Assisted Living Residents’ Informal Care Convoys: A Focus on Non-Traditional Helpers

Thursday, 19 July 2018: 11:10
Oral Presentation
Molly M PERKINS, Emory University, USA
Candace KEMP, Georgia State University, USA
Mary BALL, Emory University, USA
Elisabeth O BURGESS, Georgia State University, USA
Andrea FITZROY, Georgia State University, USA
Carole HOLLINGSWORTH, Georgia State University, USA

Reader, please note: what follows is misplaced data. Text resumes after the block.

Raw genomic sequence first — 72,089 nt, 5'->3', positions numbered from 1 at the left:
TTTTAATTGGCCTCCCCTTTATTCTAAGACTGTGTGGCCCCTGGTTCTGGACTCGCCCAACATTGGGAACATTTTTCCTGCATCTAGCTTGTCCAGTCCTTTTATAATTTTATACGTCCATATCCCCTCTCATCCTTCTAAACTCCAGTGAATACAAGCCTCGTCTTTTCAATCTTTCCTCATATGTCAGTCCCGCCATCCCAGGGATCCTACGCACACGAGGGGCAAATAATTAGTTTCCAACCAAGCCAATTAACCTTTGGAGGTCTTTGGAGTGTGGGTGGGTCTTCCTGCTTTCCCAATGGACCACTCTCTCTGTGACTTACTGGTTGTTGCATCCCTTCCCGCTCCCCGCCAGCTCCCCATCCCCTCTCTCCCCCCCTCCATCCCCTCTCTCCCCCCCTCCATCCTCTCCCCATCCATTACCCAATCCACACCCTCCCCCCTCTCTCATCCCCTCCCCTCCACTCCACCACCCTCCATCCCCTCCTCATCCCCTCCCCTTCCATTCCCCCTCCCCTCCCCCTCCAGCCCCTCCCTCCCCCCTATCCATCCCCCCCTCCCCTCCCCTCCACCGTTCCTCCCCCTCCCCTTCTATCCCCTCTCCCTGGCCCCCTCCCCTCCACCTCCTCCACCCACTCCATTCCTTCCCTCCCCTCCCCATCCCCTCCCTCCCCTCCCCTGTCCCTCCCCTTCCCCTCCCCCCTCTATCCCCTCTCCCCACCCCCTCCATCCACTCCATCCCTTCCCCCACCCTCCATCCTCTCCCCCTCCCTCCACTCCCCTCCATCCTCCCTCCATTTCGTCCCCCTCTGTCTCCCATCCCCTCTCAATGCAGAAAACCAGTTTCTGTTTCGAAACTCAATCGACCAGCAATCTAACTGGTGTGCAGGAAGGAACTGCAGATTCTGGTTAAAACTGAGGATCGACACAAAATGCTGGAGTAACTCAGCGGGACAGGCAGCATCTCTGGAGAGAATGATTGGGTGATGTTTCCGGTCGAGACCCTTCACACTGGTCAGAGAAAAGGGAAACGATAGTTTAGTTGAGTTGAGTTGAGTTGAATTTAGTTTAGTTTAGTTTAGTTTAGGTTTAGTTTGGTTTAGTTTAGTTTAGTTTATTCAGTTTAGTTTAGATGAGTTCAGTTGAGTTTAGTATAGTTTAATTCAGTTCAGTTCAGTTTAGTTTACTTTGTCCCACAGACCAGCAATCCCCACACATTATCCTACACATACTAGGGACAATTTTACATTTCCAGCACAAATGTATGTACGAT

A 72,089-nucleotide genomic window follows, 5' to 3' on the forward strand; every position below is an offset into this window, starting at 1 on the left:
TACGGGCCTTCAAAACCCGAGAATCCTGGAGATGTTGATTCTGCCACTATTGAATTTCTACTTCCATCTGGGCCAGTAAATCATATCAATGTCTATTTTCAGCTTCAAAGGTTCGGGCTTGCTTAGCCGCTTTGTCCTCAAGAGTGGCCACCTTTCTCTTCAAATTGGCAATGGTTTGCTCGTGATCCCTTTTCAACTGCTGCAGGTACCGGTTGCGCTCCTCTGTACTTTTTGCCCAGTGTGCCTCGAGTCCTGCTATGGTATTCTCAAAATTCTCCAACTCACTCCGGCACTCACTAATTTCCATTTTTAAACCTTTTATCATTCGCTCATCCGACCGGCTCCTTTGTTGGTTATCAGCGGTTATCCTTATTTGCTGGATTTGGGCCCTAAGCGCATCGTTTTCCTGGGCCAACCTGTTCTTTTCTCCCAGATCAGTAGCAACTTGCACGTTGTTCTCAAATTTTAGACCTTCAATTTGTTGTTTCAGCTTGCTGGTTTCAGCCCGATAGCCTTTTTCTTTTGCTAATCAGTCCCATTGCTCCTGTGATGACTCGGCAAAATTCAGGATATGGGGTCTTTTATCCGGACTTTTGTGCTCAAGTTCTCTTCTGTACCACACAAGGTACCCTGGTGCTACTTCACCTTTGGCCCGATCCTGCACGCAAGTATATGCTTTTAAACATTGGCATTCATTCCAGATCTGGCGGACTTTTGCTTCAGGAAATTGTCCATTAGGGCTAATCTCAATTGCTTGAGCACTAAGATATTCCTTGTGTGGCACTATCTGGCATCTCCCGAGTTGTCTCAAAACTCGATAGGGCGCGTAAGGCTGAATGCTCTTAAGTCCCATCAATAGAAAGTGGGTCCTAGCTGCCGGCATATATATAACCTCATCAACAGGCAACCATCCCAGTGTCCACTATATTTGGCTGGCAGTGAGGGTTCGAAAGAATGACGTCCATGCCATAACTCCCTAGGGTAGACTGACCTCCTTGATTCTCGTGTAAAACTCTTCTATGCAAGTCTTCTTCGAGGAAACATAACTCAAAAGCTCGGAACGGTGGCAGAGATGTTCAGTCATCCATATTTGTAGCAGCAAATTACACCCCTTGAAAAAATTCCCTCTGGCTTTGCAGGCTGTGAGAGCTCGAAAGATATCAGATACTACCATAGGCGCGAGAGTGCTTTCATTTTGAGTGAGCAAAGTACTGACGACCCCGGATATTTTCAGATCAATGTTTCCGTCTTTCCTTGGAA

Broad social and demographic trends increase the likelihood that many assisted living (AL) residents will lack traditional informal helpers (i.e., children and spouses). Yet, non-traditional support arrangements are not well understood. To address this knowledge gap, we present an analysis of qualitative data from a 5-year NIA-funded study (R01AG044368-01A1) guided by the “Convoy of Care” model (Kemp, Ball, and Perkins 2013). Using grounded theory methods and an ethnographic approach involving 2,224 hours of participant observation and informal and formal interviewing with residents and formal and informal caregivers over two years in 4 AL communities in Georgia, we examine residents’ care arrangements when traditional helpers are absent. Our aims are: 1) to understand the structure, function, and adequacy of non-traditional networks; and 2) to identify the factors that influence how they operate. Twenty-five residents (13 White and 12 African Americans aged 42-96 years) had informal networks led by distant kin, friends, volunteers, and others. These networks typically were small and often vulnerable (e.g. helpers had personal or health challenges of their own). Each resident experienced some marginality (social, economic, cultural) that influenced their care, quality of life, and ability to age in place. Four intersecting human conditions shaped residents’ and other stakeholders’ capacity to negotiate marginality which we define in terms of symbolic capital (material, human, social, and psychological; see Perkins et al., 2012). Core contexts in which participants negotiated marginality included situational contexts (objective conditions of participants’ lives and the ways in which they defined various situations they encountered); facility contexts (e.g., model of operation and aging in place philosophy); cultural and community contexts (e.g., Jewish ethnicity, small town, African American, rural); and larger socioeconomic, political, and regulatory contexts. Findings have implications for interventions aimed at strengthening residents’ informal care networks.